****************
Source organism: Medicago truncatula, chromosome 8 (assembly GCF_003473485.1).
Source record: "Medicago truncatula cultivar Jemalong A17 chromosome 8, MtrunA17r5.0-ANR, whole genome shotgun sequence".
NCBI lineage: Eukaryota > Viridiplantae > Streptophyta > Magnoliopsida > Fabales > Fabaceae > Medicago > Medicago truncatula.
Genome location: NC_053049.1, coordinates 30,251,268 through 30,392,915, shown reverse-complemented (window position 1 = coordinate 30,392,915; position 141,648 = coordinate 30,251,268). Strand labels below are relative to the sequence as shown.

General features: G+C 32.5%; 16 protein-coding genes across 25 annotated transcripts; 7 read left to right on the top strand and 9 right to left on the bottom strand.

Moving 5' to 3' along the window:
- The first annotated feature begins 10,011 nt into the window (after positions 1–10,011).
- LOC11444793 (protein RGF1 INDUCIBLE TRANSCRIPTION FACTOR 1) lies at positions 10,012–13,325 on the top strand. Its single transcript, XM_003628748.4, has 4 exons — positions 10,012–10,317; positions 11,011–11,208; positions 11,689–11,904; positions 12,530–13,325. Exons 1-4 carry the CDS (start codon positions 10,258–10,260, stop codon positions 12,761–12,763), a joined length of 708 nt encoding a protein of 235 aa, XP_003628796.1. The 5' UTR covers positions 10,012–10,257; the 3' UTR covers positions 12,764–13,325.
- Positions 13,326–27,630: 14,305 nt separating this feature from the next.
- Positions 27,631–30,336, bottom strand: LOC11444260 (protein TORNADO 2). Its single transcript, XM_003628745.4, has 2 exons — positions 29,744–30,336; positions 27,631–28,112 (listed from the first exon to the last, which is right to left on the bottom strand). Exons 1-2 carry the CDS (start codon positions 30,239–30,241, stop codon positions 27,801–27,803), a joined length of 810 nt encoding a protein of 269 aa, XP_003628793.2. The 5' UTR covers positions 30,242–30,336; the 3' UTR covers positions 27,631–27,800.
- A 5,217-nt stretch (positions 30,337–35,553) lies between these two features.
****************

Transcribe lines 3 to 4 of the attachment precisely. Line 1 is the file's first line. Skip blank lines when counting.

NCBI lineage: Eukaryota > Viridiplantae > Streptophyta > Magnoliopsida > Fabales > Fabaceae > Medicago > Medicago truncatula.
Genome location: NC_053049.1, coordinates 30,251,268 through 30,392,915, shown reverse-complemented (window position 1 = coordinate 30,392,915; position 141,648 = coordinate 30,251,268). Strand labels below are relative to the sequence as shown.